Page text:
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Germany’s Scholz defends decision not to send soldiers to Ukraine

Rome (dpa) – German Chancellor Olaf Scholz has defended his decision not to send soldiers to Ukraine, in comments made during a congress of the Party of European Socialists (PES) in Rome on Saturday.

“We will not send European soldiers to Ukraine. We don’t want the war between Russia and NATO, and we will do all we can to prevent this,” he said.

There was a realization among the Western partners that NATO and none of its countries should become a party to the war, he added.

The key to restoring peace in Europe was the West’s continued support for Ukraine in its defence against the Russian war, Scholz continued.

At the same time, he called for the EU to invest more in its own security and defence, meaning that narrow-minded self-interest must be put aside.

His comments come after French President Emmanuel Macron said he would not rule out a deployment of Western ground troops in Ukraine.

Many other leaders, including Germany, distanced themselves from the idea and Scholz said from a German perspective, there would be no deployment of ground troops.

Despite differing positions on support for Ukraine, French Foreign Minister Stéphane Séjourné said earlier that he saw no rift between France and Germany, in an interview ahead of talks with his counterpart.

“There is no Franco-German conflict, we agree on 80% of the issues,” said Séjourné in an interview with Le Monde newspaper on Saturday.

“There is a will to talk to each other,” he said, adding he had spoken to his German counterpart Annalena Baerbock, whom he is due to meet in Paris on Tuesday.

Both France and Germany are key backers of Ukraine in its attempt to fend off the full-scale Russian invasion launched in 2022. Kiev is heavily reliant on Western allies in its struggles, and has repeatedly called for more and heavier weapons to repel Moscow’s forces.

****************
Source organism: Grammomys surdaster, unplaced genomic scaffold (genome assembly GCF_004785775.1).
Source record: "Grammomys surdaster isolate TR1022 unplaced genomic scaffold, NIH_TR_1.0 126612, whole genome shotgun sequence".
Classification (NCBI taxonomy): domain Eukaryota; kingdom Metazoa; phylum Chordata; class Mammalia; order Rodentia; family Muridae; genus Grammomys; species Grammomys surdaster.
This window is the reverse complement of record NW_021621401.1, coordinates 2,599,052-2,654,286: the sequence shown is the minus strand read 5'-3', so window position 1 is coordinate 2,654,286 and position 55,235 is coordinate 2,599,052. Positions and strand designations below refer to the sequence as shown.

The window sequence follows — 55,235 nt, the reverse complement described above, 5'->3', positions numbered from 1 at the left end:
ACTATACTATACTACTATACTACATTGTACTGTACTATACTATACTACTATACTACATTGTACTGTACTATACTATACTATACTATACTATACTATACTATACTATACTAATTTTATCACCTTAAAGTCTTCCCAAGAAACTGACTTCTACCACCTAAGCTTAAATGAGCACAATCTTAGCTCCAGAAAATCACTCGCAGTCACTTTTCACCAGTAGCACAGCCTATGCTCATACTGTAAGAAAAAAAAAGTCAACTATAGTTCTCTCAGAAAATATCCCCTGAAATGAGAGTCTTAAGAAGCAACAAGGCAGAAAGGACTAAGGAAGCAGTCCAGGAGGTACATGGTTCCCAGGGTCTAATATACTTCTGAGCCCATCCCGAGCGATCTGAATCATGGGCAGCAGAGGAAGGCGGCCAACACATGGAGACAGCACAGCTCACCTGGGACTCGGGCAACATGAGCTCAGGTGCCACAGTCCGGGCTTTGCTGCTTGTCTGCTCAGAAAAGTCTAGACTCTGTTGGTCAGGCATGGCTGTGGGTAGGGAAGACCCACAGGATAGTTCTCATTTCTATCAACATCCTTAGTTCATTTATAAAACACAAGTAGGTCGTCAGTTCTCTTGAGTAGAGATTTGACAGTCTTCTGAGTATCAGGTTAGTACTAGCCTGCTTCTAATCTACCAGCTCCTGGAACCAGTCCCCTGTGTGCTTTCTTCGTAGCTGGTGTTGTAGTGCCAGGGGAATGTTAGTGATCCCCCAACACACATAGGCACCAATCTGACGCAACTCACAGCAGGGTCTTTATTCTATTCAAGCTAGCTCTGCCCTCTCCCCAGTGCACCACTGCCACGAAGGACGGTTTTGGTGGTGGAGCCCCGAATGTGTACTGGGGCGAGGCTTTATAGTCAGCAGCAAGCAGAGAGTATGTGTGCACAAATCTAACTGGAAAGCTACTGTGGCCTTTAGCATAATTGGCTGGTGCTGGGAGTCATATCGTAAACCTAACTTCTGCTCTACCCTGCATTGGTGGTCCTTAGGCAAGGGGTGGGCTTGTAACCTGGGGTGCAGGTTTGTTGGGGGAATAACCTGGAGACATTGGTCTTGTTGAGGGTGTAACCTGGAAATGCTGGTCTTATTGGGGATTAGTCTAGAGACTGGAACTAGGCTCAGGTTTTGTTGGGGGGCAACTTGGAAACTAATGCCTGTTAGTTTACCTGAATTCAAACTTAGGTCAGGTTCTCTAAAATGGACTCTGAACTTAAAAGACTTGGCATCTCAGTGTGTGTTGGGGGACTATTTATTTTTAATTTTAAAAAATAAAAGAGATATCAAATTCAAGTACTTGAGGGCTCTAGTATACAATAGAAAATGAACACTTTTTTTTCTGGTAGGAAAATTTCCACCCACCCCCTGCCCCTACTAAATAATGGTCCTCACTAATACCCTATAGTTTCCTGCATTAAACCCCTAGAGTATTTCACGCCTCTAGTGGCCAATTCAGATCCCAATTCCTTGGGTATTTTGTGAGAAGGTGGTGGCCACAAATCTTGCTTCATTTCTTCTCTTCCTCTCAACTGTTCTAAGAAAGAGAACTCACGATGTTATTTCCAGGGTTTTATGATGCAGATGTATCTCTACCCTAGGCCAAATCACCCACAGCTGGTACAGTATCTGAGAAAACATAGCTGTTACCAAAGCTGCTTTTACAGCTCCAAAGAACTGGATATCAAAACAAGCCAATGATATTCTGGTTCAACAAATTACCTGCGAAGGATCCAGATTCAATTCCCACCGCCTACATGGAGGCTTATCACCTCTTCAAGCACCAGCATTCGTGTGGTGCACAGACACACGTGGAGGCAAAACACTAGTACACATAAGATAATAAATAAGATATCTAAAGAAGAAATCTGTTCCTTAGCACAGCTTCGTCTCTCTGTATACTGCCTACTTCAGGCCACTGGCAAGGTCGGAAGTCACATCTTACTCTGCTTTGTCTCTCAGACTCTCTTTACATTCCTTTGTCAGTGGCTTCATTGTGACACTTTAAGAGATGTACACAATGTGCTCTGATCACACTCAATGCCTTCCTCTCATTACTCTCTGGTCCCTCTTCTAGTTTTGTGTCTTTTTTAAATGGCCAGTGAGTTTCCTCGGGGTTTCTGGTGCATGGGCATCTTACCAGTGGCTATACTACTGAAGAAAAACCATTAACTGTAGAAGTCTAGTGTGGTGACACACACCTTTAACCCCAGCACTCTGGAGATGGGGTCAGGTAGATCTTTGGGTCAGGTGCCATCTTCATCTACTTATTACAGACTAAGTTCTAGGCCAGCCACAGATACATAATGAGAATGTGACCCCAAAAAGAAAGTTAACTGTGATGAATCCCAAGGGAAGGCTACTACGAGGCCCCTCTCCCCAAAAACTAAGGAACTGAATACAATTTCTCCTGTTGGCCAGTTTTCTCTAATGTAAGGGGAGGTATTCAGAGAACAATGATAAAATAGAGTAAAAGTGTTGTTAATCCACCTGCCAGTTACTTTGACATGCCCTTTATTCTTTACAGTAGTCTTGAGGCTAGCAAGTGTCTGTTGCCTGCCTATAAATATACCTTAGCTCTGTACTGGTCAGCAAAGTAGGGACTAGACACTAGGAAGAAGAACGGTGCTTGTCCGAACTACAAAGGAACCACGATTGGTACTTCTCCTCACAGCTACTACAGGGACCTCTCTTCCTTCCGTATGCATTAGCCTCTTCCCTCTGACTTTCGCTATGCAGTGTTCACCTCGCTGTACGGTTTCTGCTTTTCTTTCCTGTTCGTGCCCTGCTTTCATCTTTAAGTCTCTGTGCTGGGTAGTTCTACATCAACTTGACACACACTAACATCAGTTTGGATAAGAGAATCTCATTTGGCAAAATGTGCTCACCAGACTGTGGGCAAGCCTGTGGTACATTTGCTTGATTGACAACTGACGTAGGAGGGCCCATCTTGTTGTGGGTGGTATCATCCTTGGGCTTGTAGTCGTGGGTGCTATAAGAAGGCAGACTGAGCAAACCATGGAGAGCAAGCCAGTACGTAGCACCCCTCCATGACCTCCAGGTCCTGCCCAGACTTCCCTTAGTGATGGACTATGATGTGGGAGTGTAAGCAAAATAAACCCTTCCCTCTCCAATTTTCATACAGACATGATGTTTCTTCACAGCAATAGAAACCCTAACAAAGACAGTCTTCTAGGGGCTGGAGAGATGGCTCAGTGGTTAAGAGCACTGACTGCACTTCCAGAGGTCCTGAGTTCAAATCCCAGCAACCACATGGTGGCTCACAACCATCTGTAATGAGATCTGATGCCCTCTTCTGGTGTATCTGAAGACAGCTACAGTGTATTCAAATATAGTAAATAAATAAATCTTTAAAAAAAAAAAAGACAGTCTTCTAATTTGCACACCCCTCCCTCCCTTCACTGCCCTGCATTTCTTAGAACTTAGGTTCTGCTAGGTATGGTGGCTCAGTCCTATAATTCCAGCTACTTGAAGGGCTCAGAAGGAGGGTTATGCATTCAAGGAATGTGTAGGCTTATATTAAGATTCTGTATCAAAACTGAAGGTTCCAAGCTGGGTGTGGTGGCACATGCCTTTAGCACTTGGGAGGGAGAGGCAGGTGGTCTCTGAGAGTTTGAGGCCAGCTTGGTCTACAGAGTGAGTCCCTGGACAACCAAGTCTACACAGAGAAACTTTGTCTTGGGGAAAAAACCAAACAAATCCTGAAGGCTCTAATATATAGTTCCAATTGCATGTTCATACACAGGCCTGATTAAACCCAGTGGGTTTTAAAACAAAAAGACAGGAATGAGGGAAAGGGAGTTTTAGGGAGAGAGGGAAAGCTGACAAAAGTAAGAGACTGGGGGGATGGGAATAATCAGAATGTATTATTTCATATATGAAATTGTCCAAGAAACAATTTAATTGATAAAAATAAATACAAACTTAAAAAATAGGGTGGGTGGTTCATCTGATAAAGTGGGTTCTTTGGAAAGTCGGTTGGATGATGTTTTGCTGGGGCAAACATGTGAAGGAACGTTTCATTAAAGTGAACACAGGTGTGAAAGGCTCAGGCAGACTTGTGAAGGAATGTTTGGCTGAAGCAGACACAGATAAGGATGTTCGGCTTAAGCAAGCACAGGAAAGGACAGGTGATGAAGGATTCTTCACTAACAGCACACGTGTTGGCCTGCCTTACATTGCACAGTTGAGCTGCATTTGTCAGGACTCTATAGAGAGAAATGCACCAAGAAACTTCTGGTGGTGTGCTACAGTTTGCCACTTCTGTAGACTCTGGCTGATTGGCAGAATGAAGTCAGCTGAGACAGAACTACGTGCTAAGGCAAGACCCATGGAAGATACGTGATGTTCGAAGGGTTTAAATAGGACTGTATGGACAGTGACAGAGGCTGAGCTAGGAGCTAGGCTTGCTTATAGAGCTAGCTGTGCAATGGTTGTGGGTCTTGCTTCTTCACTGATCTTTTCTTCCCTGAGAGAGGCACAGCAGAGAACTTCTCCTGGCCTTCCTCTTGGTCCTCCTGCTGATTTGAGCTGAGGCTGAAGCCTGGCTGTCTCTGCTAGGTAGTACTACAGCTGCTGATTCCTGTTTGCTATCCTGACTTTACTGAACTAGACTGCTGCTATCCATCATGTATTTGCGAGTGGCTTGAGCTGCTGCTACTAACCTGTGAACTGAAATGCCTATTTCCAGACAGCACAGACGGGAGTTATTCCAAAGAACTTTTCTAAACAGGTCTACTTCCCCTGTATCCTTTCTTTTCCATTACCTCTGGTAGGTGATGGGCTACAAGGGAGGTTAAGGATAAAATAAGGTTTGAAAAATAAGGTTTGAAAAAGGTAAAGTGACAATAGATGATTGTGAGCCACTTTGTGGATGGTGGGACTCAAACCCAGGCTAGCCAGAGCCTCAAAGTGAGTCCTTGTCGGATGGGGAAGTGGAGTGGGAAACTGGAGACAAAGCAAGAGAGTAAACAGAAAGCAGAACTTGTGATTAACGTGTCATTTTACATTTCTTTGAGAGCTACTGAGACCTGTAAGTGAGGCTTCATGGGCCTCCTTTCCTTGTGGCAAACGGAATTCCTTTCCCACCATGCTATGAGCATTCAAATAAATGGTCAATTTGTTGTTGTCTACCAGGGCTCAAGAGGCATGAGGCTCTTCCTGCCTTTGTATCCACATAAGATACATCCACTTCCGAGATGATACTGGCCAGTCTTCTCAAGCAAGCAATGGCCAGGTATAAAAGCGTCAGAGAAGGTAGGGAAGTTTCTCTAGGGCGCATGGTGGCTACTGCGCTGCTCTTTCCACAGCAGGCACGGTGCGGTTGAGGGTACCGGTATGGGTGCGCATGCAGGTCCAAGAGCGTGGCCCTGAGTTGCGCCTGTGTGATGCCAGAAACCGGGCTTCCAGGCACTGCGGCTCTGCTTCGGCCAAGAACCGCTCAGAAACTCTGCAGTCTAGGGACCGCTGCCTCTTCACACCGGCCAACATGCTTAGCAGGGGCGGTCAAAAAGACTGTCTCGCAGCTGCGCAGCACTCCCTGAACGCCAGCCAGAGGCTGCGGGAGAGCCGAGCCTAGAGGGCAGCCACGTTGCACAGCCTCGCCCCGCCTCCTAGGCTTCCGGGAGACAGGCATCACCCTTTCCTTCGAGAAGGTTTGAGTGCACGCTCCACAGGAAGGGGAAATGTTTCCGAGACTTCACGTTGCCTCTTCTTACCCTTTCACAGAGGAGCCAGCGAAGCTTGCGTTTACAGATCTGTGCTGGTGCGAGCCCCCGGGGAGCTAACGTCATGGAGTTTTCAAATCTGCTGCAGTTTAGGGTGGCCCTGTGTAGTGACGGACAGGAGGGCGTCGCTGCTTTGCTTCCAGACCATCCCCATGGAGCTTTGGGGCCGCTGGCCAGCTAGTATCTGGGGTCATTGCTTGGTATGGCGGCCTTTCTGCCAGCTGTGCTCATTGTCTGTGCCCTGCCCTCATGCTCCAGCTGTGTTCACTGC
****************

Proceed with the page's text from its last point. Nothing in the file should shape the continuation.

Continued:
However, alongside opposing the sending of ground troops, Scholz continues to categorically rule out the delivery of Taurus cruise missiles.

France has already made SCALP missiles, which are similar, available to Kiev and says more will follow.

“I’ll be honest: everything we ruled out at one point in time, we did six months later because of the situation,” said Séjourné.

He noted that Germany and France supported Ukraine to different degrees, for example on the question of missiles. “This is not a drama, because we have the same goal of supporting Ukraine.”

What is needed, however, is more coherence in the European approach, the French diplomat said. “When you hear the German Defence Minister Boris Pistorius say two weeks before the meeting that we will probably be at war with Russia in the next five years, then we think we have to draw the consequences,” he added, saying Europe needs to discuss the issue.

Macron did not take the participants at the Ukraine aid conference in Paris by surprise, said Séjourné. “They knew very well what was on the agenda and that it was not about sending in fighting ground troops.”

It was about reversing the balance of power with Moscow, he said.

“It is necessary to have this debate among ourselves, even if there is still no consensus.” Essentially, everyone had the same analysis of the situation and the same goals of ensuring Russia does not succeed in its war on Ukraine, he said.

He also referred to another remark by Scholz, who caused anger and confusion with a comment suggesting Britain and France had soldiers in Ukraine to programme the cruise missiles they had supplied, which Germany could not do. London immediately denied this was the case.

Séjourné also denied that French soldiers are in Ukraine. “At the moment there is no military presence, only support in the form of material and weapons.”

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